Rohm & Haas Gets Trial Over Dow Deal


Rohm and Haas Co. has obtained a Delaware courts permission for an expedited trial March 9 in its lawsuit to compel Dow Chemical to close on its acquisition of the specialty chemicals manufacturer.

The trial is scheduled to take place in Georgetown, Del., and is expected to conclude that week, Rohm and Haas announced late yesterday.

Philadelphia-based Rohm and Haas filed its complaint Monday with the Court of Chancery of the State of Delaware to enforce the agreement with Dow entered on July 10. Dow was required to close the transaction within two business days of receiving all regulatory approvals, according to the agreement. The last of the required regulatory approvals to close the deal was received from the U.S. Federal Trade Commission on Friday, Jan. 23.

On Monday, Dow confirmed it had informed Rohm and Haas it would not close the proposed acquisition on or before Jan. 27. A ticking fee began Jan. 10, under which Dow would pay $100 million a month to Rohm and Haas until the merger closes. In its suit, Rohm and Haas argued that the ticking fee doesnt give Dow an option to delay the mergers closing at will by paying the fee.

In July, the companies announced Midland, Mich.-based Dows plan to acquire Rohm and Haas Co. for $18.8 billion, or $78 per share in cash. Dow said it planned to contribute complementary businesses, including biocides, to the existing portfolio of Rohm and Haas, which would retain its Philadelphia headquarters and continue to do business under its own name. Increased purchasing power for raw materials was considered a key cost savings under the deal. Dow and Rohm and Haas each have announced job cuts and other cost-cutting measures since the July announcement.

Dow said recent material developments had created unacceptable uncertainties on the funding and economics of the combined businesses. This assessment is based on several macro-economic factors such as the continued crisis in global financial and credit markets combined with the dramatic and stunning failure of Petrochemicals Industries Company of Kuwait to fulfill its obligation to complete the formation of the K-Dow joint venture in late December 2008, the company said in a statement.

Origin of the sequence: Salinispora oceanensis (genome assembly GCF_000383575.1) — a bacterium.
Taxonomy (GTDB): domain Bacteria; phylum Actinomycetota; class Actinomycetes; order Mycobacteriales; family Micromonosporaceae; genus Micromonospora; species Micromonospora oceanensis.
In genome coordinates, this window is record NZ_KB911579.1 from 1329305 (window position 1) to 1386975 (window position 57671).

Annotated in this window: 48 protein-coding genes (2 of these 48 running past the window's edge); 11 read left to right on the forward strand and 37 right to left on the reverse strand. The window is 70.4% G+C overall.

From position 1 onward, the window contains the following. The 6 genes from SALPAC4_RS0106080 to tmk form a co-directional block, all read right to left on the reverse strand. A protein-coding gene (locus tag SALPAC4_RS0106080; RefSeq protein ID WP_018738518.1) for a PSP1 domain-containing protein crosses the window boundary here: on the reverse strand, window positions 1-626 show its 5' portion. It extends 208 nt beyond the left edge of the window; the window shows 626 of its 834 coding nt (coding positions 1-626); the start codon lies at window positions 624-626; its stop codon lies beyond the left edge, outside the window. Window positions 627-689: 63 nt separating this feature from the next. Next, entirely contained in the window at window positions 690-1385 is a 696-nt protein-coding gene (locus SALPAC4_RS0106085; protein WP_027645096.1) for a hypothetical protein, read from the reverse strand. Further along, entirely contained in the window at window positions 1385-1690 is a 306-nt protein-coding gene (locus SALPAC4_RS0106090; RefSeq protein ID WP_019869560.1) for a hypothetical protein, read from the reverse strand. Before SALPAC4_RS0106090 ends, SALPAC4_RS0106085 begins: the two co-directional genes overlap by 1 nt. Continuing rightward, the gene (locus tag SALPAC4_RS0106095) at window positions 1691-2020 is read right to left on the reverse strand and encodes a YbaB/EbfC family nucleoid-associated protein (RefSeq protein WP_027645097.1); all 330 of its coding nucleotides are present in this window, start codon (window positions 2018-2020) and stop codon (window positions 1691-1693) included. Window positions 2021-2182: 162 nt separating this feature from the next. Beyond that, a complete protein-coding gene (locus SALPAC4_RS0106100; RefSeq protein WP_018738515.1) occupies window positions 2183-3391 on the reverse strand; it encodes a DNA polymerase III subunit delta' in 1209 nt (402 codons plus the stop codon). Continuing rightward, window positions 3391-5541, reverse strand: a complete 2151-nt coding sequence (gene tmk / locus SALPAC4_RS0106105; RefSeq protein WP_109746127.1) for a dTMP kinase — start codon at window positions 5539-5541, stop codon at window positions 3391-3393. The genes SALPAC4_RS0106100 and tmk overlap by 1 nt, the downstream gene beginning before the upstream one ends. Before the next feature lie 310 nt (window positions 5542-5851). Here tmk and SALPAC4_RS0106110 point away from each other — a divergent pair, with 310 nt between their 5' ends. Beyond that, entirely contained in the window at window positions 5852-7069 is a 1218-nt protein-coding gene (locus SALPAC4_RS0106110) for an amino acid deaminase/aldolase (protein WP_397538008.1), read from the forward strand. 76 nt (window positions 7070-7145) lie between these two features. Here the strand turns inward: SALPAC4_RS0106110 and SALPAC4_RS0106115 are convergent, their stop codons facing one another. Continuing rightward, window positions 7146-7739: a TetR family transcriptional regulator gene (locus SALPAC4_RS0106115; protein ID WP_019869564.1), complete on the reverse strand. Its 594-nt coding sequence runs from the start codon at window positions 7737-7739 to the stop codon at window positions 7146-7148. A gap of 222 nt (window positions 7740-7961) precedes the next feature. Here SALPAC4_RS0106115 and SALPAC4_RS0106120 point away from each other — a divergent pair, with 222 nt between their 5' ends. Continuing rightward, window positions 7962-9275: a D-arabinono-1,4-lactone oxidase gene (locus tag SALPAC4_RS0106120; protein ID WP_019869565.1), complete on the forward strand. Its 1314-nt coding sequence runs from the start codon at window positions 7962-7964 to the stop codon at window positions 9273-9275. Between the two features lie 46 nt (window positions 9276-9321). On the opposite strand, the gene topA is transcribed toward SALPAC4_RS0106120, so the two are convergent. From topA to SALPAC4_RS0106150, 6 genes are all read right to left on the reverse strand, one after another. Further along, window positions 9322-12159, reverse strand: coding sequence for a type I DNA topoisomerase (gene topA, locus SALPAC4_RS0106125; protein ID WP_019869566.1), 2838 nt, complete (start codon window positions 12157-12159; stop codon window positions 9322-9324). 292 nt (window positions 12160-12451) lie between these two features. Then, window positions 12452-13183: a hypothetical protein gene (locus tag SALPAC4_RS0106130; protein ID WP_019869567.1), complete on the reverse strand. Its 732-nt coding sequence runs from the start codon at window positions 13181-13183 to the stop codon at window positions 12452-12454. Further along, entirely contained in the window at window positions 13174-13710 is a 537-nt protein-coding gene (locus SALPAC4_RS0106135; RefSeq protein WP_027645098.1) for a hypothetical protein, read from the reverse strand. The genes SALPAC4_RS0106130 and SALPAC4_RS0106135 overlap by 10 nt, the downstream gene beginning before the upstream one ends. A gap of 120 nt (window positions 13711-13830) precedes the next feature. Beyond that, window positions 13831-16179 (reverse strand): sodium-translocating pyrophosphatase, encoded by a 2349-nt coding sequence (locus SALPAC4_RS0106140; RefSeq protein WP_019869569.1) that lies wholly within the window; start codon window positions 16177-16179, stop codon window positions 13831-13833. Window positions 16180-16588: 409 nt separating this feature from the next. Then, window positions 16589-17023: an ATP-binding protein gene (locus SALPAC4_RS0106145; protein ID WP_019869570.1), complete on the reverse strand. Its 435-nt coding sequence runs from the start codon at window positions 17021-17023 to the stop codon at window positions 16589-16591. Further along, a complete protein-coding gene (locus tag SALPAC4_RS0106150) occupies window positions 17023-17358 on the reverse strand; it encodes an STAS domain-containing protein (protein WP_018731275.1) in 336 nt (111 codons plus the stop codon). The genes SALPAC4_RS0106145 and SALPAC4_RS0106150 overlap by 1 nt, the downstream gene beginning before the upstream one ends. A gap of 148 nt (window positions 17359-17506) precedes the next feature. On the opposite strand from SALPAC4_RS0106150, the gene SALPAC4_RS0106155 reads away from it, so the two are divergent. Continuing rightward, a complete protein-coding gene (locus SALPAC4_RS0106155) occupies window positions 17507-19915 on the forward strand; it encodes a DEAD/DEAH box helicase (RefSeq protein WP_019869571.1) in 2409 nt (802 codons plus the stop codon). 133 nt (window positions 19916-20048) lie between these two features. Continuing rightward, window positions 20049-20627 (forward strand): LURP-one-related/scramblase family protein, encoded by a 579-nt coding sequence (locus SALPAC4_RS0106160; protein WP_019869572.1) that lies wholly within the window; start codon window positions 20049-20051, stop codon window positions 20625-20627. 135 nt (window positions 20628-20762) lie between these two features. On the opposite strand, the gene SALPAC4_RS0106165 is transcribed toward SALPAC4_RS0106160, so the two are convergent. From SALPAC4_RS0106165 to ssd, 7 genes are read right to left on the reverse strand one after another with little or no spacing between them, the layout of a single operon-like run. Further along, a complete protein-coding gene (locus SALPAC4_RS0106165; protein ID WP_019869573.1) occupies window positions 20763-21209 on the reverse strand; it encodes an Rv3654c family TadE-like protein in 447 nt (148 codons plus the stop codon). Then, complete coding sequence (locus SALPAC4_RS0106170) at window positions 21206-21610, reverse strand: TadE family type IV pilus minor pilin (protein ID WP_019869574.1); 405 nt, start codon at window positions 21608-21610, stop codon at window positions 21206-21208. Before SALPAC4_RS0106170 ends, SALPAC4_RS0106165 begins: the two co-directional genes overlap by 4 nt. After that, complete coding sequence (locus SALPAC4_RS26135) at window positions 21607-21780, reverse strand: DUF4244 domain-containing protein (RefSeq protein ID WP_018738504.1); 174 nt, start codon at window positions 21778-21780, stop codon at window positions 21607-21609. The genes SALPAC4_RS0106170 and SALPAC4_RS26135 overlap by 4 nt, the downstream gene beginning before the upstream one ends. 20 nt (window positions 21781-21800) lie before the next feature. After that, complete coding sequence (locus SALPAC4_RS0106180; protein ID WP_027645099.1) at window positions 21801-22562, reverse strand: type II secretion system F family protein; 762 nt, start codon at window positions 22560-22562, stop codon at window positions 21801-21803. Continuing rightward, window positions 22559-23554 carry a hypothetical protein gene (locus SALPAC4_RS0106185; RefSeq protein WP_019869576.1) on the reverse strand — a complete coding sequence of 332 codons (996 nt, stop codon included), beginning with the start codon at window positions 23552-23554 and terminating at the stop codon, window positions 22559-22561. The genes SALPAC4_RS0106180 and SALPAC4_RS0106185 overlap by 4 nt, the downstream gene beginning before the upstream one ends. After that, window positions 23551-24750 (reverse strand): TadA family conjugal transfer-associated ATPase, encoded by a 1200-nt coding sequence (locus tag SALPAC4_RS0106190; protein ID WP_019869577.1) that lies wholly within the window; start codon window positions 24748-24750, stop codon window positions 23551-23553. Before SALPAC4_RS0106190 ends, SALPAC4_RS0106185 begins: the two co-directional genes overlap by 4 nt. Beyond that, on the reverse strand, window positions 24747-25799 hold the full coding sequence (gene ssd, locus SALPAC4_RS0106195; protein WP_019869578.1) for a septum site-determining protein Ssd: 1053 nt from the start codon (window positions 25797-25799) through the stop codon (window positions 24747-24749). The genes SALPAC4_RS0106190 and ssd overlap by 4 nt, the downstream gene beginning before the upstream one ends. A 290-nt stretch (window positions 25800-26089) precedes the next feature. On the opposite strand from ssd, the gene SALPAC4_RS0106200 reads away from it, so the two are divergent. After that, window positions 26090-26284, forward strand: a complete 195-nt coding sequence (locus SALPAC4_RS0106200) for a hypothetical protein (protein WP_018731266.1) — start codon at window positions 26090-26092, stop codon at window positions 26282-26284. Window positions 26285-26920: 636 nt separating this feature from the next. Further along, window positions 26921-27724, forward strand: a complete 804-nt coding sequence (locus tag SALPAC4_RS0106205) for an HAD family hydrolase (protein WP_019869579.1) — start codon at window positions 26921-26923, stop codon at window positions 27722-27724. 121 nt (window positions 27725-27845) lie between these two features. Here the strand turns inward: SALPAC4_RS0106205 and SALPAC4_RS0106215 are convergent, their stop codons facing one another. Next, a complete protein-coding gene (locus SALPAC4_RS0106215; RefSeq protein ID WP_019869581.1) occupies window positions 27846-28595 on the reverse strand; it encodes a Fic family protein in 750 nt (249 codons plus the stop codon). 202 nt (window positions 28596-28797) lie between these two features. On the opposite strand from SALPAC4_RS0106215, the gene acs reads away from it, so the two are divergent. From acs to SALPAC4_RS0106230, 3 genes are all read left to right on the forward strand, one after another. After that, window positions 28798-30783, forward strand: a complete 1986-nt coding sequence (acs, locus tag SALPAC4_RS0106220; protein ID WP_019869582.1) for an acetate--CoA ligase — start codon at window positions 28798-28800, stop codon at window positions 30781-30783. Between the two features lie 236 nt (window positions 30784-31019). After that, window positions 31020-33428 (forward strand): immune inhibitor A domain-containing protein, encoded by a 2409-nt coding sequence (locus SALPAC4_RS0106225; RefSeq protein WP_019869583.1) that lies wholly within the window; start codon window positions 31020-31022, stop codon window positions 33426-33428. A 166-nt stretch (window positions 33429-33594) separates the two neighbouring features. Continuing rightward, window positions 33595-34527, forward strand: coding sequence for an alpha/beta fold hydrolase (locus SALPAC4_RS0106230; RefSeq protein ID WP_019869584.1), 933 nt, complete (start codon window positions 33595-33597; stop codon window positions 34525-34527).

Our long term strategy remains unchanged and the proposed acquisition of Rohm and Haas is consistent with this strategy, said Andrew Liveris, Dow chairman and CEO, in a statement issued Monday. The company said it remains interested in discussions to find a solution to complete the Rohm and Haas acquisition, but that recent events have made closing untenable at this time. The world has changed significantly, and we still do not see the bottom of this unprecedented demand destruction which only accelerated through the fourth quarter and brought December operating rates to historic lows, Liveris continued.

In its lawsuit filing, Rohm and Haas said Dows failure close the merger on schedule is subjecting the companys business to intolerable uncertainty, affecting not only Rohm and Haas and its stockholders, but also employees, customers, suppliers and other persons or entities doing business with Rohm and Haas. The longer that this uncertainty about the merger continues, the more likely it is that Rohm and Haass business will suffer – for example, by losing employees, customers and suppliers.

Dows lube-related products include biocides, hydraulic fluids, ethanolamines, glycols, surfactants and oxygenated solvents. Rohm and Haas makes specialty amines used as building blocks or components in lubricant additives, and metalworking fluid microbiocides and fungicides, among many other products.

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